And of course if yu have not been published I suppose your ideas are not
valid? That is what makes me sick about the whole academic business and it
is a business, an economic and social construct in its own right, excluding
people at the grass roots from the franchise being essentially gatekeepers
and preservers of "sacred" ideologies.
> -----Original Message-----
> From: The Disability-Research Discussion List
> [mailto:[log in to unmask]]On Behalf Of m99m
> Sent: 18 March 2004 15:50
> To: [log in to unmask]
> Subject: Re: Casus Shelli Belli [?] (some refs)
> Thank you, Bruce Henderson! But if the original Casus post might
> be used in
> evidence, I'd better list some refs (that I was too sleepy to list at 0200
> this morning, UK time), so that people can read a fuller text of what was
> actually written, and smile at my feeble effort to boil it down to a few
> Bickenbach JE, Chatterji S, Badley EM & Üstün TB (1999) Models of
> disablement, universalism and the international classification of
> impairments, disabilities and handicaps. Social Science & Medicine, 48:
> (This, incidentally, includes three of the authors whose later book on Dis
> and Culture I was slamming a couple of weeks back on the list. But I
> thought they did well in this paper).
> Finkelstein V (1999) Extended review: "Doing Disability Research", Colin
> Barnes, Geof Mercer (ed), 1997, Leeds, Disability Press. Disability &
> Society 14: 859-78.
> (Of course, Vic F has a considerable acreage of papers of his own, some of
> them on the web. But a review of other people's stuff is a great place for
> saying what you really think rather less cautiously than in a formal,
> indexed paper...)
> Shakespeare T & Watson N (2001) The Social Model of Disability:
> an outdated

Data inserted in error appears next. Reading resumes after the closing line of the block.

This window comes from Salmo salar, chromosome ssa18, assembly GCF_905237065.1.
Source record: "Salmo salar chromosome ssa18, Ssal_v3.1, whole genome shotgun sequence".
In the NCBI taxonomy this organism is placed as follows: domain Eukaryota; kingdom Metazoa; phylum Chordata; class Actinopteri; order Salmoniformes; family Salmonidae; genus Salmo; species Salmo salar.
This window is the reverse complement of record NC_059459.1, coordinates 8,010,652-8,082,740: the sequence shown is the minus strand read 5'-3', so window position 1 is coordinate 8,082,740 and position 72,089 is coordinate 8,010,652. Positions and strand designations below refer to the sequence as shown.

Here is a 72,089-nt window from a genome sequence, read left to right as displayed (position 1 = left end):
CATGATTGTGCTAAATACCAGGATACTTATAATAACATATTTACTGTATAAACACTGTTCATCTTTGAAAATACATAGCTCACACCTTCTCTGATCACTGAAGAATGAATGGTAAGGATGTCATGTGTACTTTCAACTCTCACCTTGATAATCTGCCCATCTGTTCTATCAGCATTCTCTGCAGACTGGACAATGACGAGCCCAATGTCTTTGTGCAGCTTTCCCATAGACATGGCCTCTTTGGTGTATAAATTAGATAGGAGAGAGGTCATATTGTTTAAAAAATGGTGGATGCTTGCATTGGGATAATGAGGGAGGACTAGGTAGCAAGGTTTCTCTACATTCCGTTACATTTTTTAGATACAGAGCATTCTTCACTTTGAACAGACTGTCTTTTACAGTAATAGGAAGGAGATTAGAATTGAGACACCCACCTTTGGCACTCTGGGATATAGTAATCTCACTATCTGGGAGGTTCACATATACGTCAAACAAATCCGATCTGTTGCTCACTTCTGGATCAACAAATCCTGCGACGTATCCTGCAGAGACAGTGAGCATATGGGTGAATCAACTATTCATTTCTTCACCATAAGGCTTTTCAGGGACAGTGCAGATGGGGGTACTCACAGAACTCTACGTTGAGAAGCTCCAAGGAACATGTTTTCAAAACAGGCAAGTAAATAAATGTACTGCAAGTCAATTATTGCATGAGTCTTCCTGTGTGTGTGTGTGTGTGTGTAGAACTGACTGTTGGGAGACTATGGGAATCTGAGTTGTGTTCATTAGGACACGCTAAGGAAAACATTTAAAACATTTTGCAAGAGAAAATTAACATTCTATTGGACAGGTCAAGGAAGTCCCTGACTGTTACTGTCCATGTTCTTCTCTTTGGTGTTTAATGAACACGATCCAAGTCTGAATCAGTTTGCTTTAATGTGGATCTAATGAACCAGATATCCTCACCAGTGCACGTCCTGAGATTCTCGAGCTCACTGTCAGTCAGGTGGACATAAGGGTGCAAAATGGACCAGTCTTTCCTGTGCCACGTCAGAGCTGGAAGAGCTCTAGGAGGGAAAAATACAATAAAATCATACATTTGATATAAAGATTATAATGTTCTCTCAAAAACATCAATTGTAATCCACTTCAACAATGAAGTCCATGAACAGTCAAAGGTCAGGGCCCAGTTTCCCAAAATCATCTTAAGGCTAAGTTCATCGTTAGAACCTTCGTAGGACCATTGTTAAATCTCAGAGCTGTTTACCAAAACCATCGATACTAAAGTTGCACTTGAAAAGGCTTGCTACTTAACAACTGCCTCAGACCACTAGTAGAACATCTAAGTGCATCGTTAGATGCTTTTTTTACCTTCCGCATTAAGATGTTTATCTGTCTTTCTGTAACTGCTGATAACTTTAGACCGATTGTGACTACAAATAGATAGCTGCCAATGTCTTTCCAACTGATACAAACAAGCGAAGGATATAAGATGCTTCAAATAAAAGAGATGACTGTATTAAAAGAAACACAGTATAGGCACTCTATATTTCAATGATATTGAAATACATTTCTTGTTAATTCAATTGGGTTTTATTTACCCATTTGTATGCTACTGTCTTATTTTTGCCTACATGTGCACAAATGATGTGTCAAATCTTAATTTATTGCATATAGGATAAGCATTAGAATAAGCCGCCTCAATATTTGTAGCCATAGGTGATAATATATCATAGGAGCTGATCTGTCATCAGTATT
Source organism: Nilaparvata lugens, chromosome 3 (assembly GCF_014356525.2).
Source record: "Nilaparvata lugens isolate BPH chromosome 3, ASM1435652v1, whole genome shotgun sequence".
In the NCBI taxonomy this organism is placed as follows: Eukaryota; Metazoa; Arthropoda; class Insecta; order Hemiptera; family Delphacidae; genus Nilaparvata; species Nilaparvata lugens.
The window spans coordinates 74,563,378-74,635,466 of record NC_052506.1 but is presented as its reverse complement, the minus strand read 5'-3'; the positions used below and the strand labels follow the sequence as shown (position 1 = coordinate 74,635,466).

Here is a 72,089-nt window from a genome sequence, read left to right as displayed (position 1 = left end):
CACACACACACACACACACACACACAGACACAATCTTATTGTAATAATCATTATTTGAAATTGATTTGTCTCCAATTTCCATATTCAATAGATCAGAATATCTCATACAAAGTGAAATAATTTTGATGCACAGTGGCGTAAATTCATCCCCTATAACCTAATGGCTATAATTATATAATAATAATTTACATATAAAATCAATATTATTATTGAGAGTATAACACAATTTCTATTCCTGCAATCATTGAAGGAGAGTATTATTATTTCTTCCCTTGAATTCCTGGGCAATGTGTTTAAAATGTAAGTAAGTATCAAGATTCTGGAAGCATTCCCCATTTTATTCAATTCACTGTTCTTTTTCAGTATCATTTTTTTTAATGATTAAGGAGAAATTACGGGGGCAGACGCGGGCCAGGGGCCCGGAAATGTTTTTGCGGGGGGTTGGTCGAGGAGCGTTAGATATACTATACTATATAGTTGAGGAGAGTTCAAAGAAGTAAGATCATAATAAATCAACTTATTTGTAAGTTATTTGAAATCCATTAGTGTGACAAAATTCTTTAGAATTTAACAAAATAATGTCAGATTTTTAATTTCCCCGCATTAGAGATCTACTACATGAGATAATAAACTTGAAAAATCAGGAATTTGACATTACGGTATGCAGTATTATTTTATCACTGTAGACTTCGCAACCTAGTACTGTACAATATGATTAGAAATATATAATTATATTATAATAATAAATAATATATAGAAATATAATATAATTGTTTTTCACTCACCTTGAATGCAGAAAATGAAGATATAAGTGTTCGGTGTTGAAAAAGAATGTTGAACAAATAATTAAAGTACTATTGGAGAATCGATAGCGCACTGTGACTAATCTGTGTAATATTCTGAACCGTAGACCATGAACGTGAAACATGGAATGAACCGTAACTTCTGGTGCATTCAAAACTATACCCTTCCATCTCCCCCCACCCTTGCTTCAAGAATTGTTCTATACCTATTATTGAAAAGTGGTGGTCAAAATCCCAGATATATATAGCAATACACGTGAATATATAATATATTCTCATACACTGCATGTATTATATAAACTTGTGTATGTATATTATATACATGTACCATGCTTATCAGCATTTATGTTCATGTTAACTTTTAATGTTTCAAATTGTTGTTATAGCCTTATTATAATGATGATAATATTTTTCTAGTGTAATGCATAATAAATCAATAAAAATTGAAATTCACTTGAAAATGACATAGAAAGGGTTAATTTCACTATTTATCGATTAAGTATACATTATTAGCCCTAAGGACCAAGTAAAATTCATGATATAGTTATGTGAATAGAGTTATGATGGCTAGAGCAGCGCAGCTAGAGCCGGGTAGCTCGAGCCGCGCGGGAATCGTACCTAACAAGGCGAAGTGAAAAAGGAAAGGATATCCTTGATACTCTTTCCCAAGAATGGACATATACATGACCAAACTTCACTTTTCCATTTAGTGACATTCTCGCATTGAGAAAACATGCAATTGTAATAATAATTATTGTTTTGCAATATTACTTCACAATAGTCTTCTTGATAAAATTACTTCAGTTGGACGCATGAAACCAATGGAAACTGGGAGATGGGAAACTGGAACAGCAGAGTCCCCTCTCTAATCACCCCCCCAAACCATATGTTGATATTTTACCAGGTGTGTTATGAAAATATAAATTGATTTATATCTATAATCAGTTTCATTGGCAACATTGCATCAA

> ideology? Research in Social Science and Disability, Vol. 2, pp. 9-28.
> (It's a pity this is in a journal-cum-research-review-series that
> is not so
> widely available. Did they perhaps try the paper on a more widely
> circulated journal, which was unwilling to publish it? Anyhow, as
> a 'second thoughts' paper, it's well worth reading. It gives a much more
> sympathetic portrayal than I could manage, of positions from which
> Shakespeare & Watson were moving on).
> Stiker H-J (1999) Using historical anthropology to _think_ disability. In:
> B Holzer, A Vreede & G Weigt (eds) Disability in Different Cultures
> (Bielefeld, Transcript).
> A fair idea of currents in North American disability studies can be had
> from a trawl through the massive Handbook edited by Albrecht et al, in
> which SMODs play their part, but are hardly dominant:
> Albrecht G, Seelman KD & Bury M (eds) (2001) Handbook of Disability
> Studies. Thousand Oaks: Sage.
> If I might inadvertently have left an impression of Mark as a kind of non-
> rude mechanical, oiling the list wheels while the high philosophy passed
> over his head, the following, in which he discusses the merits and
> arguments about various models, might correct any such idea:
> Priestley M. (1998) Constructions and creations: idealism, materialism and
> disability theory. Disability & Society 13 (1) 75-94.
> There is of course a fair amount of other critical material on SMODs, as
> well as defensive material by SMOD adherents. Also the material recently
> listed by Shelley Tremain, with which I'm not yet familiar, but
> no doubt it
> contains a trenchant critique.
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